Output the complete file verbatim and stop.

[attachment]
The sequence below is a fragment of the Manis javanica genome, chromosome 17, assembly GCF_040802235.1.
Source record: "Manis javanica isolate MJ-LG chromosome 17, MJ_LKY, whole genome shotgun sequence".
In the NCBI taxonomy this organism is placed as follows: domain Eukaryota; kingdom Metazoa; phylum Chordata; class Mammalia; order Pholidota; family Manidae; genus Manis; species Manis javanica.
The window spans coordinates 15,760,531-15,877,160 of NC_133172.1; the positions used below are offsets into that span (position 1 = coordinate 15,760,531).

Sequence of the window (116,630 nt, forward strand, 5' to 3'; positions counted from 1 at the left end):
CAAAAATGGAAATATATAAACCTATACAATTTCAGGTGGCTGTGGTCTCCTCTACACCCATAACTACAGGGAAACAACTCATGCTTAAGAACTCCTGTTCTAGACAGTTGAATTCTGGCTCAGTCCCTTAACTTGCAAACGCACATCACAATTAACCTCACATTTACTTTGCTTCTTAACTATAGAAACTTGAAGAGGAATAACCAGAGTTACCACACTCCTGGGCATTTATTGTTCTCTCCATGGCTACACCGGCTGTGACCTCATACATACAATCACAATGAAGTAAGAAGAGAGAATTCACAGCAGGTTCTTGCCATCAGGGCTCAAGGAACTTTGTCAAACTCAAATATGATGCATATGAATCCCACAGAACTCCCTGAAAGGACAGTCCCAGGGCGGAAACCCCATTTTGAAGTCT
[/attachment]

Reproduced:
The sequence below is a fragment of the Manis javanica genome, chromosome 17, assembly GCF_040802235.1.
Source record: "Manis javanica isolate MJ-LG chromosome 17, MJ_LKY, whole genome shotgun sequence".
In the NCBI taxonomy this organism is placed as follows: domain Eukaryota; kingdom Metazoa; phylum Chordata; class Mammalia; order Pholidota; family Manidae; genus Manis; species Manis javanica.
The window spans coordinates 15,760,531-15,877,160 of NC_133172.1; the positions used below are offsets into that span (position 1 = coordinate 15,760,531).

Sequence of the window (116,630 nt, forward strand, 5' to 3'; positions counted from 1 at the left end):
CAAAAATGGAAATATATAAACCTATACAATTTCAGGTGGCTGTGGTCTCCTCTACACCCATAACTACAGGGAAACAACTCATGCTTAAGAACTCCTGTTCTAGACAGTTGAATTCTGGCTCAGTCCCTTAACTTGCAAACGCACATCACAATTAACCTCACATTTACTTTGCTTCTTAACTATAGAAACTTGAAGAGGAATAACCAGAGTTACCACACTCCTGGGCATTTATTGTTCTCTCCATGGCTACACCGGCTGTGACCTCATACATACAATCACAATGAAGTAAGAAGAGAGAATTCACAGCAGGTTCTTGCCATCAGGGCTCAAGGAACTTTGTCAAACTCAAATATGATGCATATGAATCCCACAGAACTCCCTGAAAGGACAGTCCCAGGGCGGAAACCCCATTTTGAAGTCT